Category Archives: Education
Another Shrinking Private Liberal Arts College
Strong opening from a Los Angeles Times story on Whittier College’s woes.
“The grounds of Whittier College are lush and the buildings stately. But the once-bustling quad is often all but empty these days, students say, and inside the Wanberg Hall dormitory, carpets smell musty, the WiFi is spotty, and 25 students share two restrooms with toilets that frequently break down and take ages to fix.”
If you’ve been following the decline of modestly endowed private liberal arts colleges, you know the rest of the story, including declining enrollment, plunging revenue, a divided board, a president under fire, the elimination of some sports (and subjects of study), and the selling of the president’s house.
Why would anyone shopping colleges choose one on the financial ropes? That’s the tipping point the bottom third of private liberal arts colleges are trying desperately to avoid. Similarly, if you were wanting to making a charitable contribution to a college or university, would you choose one with an uncertain future?
The Los Angeles Teacher Strike Explained
It’s really the Los Angeles Unified School District support staff that are striking for livable wages. And 89% of the students’ families support them. Because they are intimately familiar with the challenges of trying to make ends meet in one of country’s most expensive cities.
As reported here:
“The parents see their lives mirrored in the struggles of the bus drivers, cafeteria workers and classroom aides walking the picket lines — working-class residents who take on multiple jobs to survive in Southern California.
‘If you’re not making massive six-figure salaries, then, yeah, it’s hard,’ Ms. Cruz, 33, said. “How can you not support their cause?”
The strike has sharply illustrated the economic divide in modern Los Angeles, where low-wage workers can barely scrap together rent while affluent professionals blocks away are willing to pay $13 for a coconut smoothie. In this case, the school district’s working-class parents and school workers are on the same side of the divide.”
Support staff are seeking a 30% increase in pay while the district has countered with 23% over several years.
North Dakota is Anti-Gay
North Dakota’s lovely weather is, of course, a powerful magnet. Not to mention the affordable real estate. But Taylor Brorby paints a depressing picture. “The Real Reason North Dakota Is Going After Books and Librarians”.
“The summer after graduating from college, when I was outed by my aunt, and my home was no longer a safe space, I searched the stacks of the Bismarck Veterans Memorial Public Library for stories of gay people disowned by family members to help me find my own way to stable ground. During those evenings, I would settle into a plush armchair with a pile of books and magazines and read. I read authors like Kent Haruf and Amy Tan and Mary Karr. I would listen to classical music CDs to try and calm myself. I was free to roam, peruse, and free to be myself, at least privately.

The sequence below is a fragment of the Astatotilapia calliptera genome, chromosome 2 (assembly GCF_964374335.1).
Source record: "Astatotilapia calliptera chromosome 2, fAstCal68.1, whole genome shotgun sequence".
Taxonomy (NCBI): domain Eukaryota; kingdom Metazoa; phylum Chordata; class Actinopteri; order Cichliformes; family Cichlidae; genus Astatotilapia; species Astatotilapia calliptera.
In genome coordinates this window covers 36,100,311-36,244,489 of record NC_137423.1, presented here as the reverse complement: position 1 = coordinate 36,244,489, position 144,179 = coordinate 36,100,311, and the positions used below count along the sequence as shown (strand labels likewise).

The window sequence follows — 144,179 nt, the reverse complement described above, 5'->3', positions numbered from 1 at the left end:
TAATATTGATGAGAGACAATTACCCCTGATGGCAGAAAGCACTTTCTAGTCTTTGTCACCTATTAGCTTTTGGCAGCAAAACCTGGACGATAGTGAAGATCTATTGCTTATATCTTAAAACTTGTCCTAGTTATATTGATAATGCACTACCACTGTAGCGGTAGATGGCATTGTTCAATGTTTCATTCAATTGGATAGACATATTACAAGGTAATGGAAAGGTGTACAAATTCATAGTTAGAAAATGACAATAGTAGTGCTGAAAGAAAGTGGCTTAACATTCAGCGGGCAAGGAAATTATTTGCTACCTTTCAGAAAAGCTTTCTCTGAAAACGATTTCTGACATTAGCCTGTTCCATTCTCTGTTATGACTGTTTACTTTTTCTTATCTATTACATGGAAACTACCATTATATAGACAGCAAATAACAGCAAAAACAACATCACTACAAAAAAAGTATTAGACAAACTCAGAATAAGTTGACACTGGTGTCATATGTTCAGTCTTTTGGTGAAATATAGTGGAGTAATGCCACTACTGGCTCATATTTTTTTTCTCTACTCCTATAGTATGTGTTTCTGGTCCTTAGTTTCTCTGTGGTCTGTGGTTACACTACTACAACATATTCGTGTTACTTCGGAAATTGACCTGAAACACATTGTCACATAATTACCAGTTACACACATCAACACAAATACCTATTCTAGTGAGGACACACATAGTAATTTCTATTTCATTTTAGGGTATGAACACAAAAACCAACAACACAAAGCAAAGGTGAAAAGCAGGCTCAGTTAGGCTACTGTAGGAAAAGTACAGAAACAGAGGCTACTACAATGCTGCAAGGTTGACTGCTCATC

North Dakota is a part of a growing national trend. Between Jan. 1 and Aug. 31 of last year, the American Library Association recorded 681 attempts to ban or restrict library resources. . . . According to PEN America, 41 percent of books banned throughout the 2021-22 school year contained L.G.B.T.Q. themes, protagonists or prominent secondary characters. Bills similar to North Dakota’s have also been introduced or passed into law in states like West Virginia, Texas, Mississippi, Montana, Iowa, Wyoming, Missouri and Indiana.
Under Missouri’s new law banning the provision of “explicit sexual material” to students, school districts removed works about Leonardo da Vinci and Michelangelo; comics, such as “Batman” and “X-Men”; visual depictions of Shakespeare’s works; and “Maus,” the Pulitzer Prize-winning graphic novel about the Holocaust.
But let’s be honest: It’s not the Venus de Milo these laws are going to come for first. It’s books with L.G.B.T.Q. stories, or books by L.G.B.T.Q. authors — the kind of books that have provided so many queer young people with a lifeline when they needed it most. I don’t know where I would have ended up if I couldn’t read my way out of despair. My heart breaks to think of all the kids now who won’t have that option.”
One large step backwards.
Everything Is Going To Change
People don’t resist change per se, they struggle with the pace of it. Tom Scott’s perspective on artificial intelligence reminds me of the winter weekend ski trips my Southern California friends and I took to the San Bernardino Mountains. The ones where my older high school friends drove way too fast. That scared me kind of like A.I. scares Scott.
Alternative Valentine’s Day
From a zoo in Texas.
Required Weekend Reading
The Best Teachers Adapt To The Times
Friday Required Reading
- Say it ain’t so.
- The “Greta Thunberg of Sport”. “I don’t want that on my conscience.”
How To Interview Professional Athletes
Fellow UCLA homie, Russell Westbrook is hella surly, especially after losses. Shooting 29% from deep will do that to you. If you ever get a chance to interview him after a(nother) Laker loss, follow this reporter’s three-step formula—stroke his ego, stroke his ego, stroke his ego.
Watch from 2:17-3:05.